The photo session in question featured pics that damn near showed everything! (You can search the Life Magazine Photo Archive for an even more revealing version of this picture.) This was, of course, before Boone became the highly conservative Christian he is known as today.
For the movies, he also took the occasional shower, one memorable one being in 1959's fantasy film Journey to the Center of the Earth, in which his character washes off in a an underground spring.
This is one of my favorite Boone movies because as the story wears on, he keeps removing pieces of his 19th century clothing until he winds up in nothing but some skimpy, tattered makeshift shorts! (He loses even those by the very end of the journey!)
We are all, by now, familiar with the famous shower scene in Psycho (1960), in which a woman is attacked by a knife-wielding, well, psycho! But this was turned around for 1965's I Saw What You Did, in which a man (John Ireland) is taking a shower and yanks his wife into the stall for a quick murder! The actual full-length shot depicted here is only for publicity and doesn't appear in the film, but it was too interesting to leave out.
As the '60s drew to a close and the old code crumbled, a new permissiveness crept onto movie screens. In 1967's Reflections in a Golden Eye, for example, fit and trim soldiers could be glimpsed from behind while showering in the background of a scene taking place in a barracks.
(Not that this was the only instance of such in the 1960s, but it took place thirty-five years after the aforementioned The Sport Parade!)
By 1969, a movie's very poster could show a man and a woman showering together (in this case, Jacqueline Bisset and Christopher Stone in The Grasshopper. (The link at left takes you to one of my favorite blogs and, specifically, to a great recap of this movie, complete with pictures.)
Even better is one of the lobby cards from the film, which has Stone situated to the right of the shower spray enough to afford a better glimpse of his delirious bubble butt!
I wonder how many of you recognize the gent in this still photo...... The movie was from 1971, called Daughters of Darkness. He would later go on to a decidedly less sexy supporting part on a long-running TV series.
That man in the shower above is John Karlen, who played Tyne Daly's husband Harvey on Cagney & Lacey from 1982 – 1988.

Fortunately, some older and less in-shape stars, such as John Wayne in 1971's Big Jake, kept themselves a bit more covered up when they enjoyed an on-screen shower.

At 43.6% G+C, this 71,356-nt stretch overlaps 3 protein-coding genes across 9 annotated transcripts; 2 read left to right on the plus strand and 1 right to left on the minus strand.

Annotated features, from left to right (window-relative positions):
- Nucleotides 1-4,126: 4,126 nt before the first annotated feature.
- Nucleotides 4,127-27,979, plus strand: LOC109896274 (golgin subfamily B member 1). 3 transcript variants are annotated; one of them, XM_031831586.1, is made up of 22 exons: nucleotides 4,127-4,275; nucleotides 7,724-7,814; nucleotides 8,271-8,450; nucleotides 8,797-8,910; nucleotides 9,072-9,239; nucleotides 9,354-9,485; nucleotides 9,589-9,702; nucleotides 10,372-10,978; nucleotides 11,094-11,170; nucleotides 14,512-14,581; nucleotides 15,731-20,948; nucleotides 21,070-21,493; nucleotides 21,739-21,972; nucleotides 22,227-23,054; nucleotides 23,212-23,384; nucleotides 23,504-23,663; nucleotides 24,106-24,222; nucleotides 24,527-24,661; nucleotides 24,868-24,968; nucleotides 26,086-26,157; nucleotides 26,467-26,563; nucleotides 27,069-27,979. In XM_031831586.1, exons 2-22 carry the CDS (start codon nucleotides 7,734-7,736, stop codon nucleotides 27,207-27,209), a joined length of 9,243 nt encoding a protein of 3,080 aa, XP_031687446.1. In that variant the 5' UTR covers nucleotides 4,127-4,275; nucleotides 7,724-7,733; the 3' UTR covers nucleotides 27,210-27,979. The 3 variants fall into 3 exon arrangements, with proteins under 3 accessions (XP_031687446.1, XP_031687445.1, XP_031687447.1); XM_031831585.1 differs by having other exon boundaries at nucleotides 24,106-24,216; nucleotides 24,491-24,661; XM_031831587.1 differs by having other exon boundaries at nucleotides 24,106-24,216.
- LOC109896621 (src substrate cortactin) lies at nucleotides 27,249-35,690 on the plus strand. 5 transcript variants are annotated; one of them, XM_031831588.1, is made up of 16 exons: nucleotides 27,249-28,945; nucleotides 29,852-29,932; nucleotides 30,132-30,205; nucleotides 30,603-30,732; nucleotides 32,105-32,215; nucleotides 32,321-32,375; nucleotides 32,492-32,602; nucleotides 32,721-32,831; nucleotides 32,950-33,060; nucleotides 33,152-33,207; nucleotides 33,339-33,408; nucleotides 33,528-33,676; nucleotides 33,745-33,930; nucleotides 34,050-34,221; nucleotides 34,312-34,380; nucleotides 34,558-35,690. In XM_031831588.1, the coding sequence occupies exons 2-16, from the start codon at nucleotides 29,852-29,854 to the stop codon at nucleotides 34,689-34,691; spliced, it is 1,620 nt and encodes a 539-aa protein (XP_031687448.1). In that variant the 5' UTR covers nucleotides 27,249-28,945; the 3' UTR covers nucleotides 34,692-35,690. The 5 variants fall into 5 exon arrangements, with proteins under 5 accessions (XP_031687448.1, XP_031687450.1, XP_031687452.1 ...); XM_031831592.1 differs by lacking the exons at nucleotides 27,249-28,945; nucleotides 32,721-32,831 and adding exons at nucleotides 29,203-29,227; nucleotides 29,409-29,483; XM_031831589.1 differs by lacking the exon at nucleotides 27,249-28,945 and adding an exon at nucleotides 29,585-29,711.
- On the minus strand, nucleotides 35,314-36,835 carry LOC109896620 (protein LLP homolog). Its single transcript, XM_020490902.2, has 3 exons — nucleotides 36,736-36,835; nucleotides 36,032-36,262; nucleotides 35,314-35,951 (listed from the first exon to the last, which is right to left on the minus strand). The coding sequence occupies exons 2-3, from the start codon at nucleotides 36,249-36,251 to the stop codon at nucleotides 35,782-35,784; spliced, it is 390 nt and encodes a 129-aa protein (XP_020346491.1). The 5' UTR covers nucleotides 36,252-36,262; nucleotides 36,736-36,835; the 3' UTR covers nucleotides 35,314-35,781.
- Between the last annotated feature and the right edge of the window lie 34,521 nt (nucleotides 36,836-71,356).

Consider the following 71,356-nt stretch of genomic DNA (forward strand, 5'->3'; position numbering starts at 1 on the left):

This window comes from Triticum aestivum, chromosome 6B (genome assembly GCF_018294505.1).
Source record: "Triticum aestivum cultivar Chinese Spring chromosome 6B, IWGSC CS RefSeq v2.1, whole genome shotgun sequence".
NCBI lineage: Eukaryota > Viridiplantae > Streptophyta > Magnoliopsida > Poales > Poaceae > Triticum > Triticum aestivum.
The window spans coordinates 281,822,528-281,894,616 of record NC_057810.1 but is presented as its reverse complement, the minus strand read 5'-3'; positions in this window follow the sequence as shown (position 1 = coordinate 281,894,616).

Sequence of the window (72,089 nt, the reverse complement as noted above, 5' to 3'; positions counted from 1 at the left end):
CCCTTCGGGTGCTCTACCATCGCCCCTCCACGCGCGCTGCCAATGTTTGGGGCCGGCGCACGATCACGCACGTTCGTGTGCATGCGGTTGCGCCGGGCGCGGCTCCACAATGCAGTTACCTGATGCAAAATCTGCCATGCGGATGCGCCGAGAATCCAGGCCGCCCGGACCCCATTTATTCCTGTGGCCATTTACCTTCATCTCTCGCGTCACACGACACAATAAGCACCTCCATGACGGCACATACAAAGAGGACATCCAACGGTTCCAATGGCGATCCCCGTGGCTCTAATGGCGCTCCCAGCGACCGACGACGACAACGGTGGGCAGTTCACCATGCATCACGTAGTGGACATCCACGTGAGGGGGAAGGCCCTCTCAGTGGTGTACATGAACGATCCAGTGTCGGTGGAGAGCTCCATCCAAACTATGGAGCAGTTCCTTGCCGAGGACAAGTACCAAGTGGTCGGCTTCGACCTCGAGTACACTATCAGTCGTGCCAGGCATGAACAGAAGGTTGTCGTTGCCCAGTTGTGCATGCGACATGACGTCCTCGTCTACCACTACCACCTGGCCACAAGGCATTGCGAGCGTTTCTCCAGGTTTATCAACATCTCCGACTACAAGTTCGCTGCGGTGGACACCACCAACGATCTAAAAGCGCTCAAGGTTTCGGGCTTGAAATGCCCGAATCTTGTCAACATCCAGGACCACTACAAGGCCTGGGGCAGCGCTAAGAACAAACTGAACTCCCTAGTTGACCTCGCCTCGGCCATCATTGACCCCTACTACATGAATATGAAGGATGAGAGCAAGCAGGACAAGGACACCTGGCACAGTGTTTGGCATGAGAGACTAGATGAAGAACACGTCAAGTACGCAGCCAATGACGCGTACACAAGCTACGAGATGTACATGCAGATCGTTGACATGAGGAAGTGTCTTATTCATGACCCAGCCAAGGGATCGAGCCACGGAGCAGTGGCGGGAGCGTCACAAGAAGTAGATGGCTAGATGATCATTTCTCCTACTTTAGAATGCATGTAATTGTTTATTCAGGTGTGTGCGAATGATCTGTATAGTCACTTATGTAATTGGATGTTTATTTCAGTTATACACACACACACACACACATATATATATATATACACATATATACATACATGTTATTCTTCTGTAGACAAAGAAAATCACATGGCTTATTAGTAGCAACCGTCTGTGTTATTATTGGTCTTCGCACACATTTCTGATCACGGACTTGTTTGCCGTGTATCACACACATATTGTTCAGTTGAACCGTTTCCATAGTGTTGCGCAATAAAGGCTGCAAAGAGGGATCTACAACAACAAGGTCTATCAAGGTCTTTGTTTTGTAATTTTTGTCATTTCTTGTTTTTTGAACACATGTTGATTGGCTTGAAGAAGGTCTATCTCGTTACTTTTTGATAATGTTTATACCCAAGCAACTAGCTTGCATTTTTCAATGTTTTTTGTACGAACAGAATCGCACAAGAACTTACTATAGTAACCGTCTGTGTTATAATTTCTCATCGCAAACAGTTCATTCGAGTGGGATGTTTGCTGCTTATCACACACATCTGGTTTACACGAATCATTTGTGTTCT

In the 1972 movie Portnoy's Complaint, Richard Benjamin was joined by Karen Black in the shower.
This shot is from 1972's Sweet Kill (filmed almost two years before that and then augmented a year later and re-released as The Arousers), which starred Tab Hunter as an impotent gym teacher who kills the women he tries to bed!
Unconventionally handsome actor Don Stroud, star of various action movies and countless TV appearances (shown with his 1975 Murph the Surf costar Robert Conrad in the photo on the left), posed for Playgirl in 1973, with the shower being one of the chosen locales.
Say hello to youngish Joe Don Baker (who did not maintain this trim waistline for too long after this!) as he takes a prison shower in the 1975 movie Framed.
That same year saw the very hirsute James Caan take a shower in The Killer Elite. We watch him strip down....
...turn on the water....
...and then see that he's been watched by Robert Duvall, a cohort of his who turns nasty.
It's rather clear that Caan was not actually nude in the scene, but nevertheless for fans of hairy guys, this is one to catch if you movie ever comes your way. (It can't compare to Rollerball, however, which was covered in a previous post.)
One of the cinema's most unforgettable showers (one that I'm surprised I never covered in previous April Showers posts!) is contained within 1978's Midnight Express. Delectable Brad Davis is placed for a long, long sentence in a horrifying Turkish prison for attempted drug smuggling.
In time, the heterosexual young man (based on a real person's story) is tempted by a caring and sensitive fellow inmate as they shower together. The movie has Davis ending the white-hot kiss before proceeding further, though in real life the man did engage in a sexual relationship with his prison mate.
In 1982, Burt Reynolds and Goldie Hawn got up close and personal in the shower in Best Friends.